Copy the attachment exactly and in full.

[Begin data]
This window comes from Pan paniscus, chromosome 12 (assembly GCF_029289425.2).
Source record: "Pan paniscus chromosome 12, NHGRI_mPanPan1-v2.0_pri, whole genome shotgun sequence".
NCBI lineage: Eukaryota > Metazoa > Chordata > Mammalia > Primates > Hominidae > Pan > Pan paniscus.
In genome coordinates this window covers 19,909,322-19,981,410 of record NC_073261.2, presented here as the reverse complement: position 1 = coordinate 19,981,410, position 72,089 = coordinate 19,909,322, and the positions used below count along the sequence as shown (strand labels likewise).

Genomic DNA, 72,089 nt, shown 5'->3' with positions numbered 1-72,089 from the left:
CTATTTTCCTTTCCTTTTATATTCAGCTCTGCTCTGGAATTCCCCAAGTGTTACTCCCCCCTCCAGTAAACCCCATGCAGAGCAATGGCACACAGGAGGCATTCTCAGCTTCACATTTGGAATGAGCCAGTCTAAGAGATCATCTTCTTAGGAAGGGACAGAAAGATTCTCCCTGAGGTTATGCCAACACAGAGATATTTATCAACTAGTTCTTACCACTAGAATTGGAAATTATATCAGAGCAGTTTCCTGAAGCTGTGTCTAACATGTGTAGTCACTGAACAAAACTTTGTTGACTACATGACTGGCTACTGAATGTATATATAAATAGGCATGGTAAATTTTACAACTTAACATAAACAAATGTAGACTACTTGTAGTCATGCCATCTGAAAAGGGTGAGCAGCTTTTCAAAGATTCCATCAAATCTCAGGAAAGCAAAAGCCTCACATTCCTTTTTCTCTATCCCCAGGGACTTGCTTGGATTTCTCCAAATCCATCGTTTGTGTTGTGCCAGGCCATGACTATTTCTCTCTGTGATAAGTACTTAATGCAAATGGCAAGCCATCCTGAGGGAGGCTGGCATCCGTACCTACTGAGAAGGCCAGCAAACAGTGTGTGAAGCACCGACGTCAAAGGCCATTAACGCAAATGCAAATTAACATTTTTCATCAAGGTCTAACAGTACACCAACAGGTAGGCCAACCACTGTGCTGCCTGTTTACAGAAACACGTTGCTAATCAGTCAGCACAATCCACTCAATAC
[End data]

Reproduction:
This window comes from Pan paniscus, chromosome 12 (assembly GCF_029289425.2).
Source record: "Pan paniscus chromosome 12, NHGRI_mPanPan1-v2.0_pri, whole genome shotgun sequence".
NCBI lineage: Eukaryota > Metazoa > Chordata > Mammalia > Primates > Hominidae > Pan > Pan paniscus.
In genome coordinates this window covers 19,909,322-19,981,410 of record NC_073261.2, presented here as the reverse complement: position 1 = coordinate 19,981,410, position 72,089 = coordinate 19,909,322, and the positions used below count along the sequence as shown (strand labels likewise).

Genomic DNA, 72,089 nt, shown 5'->3' with positions numbered 1-72,089 from the left:
CTATTTTCCTTTCCTTTTATATTCAGCTCTGCTCTGGAATTCCCCAAGTGTTACTCCCCCCTCCAGTAAACCCCATGCAGAGCAATGGCACACAGGAGGCATTCTCAGCTTCACATTTGGAATGAGCCAGTCTAAGAGATCATCTTCTTAGGAAGGGACAGAAAGATTCTCCCTGAGGTTATGCCAACACAGAGATATTTATCAACTAGTTCTTACCACTAGAATTGGAAATTATATCAGAGCAGTTTCCTGAAGCTGTGTCTAACATGTGTAGTCACTGAACAAAACTTTGTTGACTACATGACTGGCTACTGAATGTATATATAAATAGGCATGGTAAATTTTACAACTTAACATAAACAAATGTAGACTACTTGTAGTCATGCCATCTGAAAAGGGTGAGCAGCTTTTCAAAGATTCCATCAAATCTCAGGAAAGCAAAAGCCTCACATTCCTTTTTCTCTATCCCCAGGGACTTGCTTGGATTTCTCCAAATCCATCGTTTGTGTTGTGCCAGGCCATGACTATTTCTCTCTGTGATAAGTACTTAATGCAAATGGCAAGCCATCCTGAGGGAGGCTGGCATCCGTACCTACTGAGAAGGCCAGCAAACAGTGTGTGAAGCACCGACGTCAAAGGCCATTAACGCAAATGCAAATTAACATTTTTCATCAAGGTCTAACAGTACACCAACAGGTAGGCCAACCACTGTGCTGCCTGTTTACAGAAACACGTTGCTAATCAGTCAGCACAATCCACTCAATAC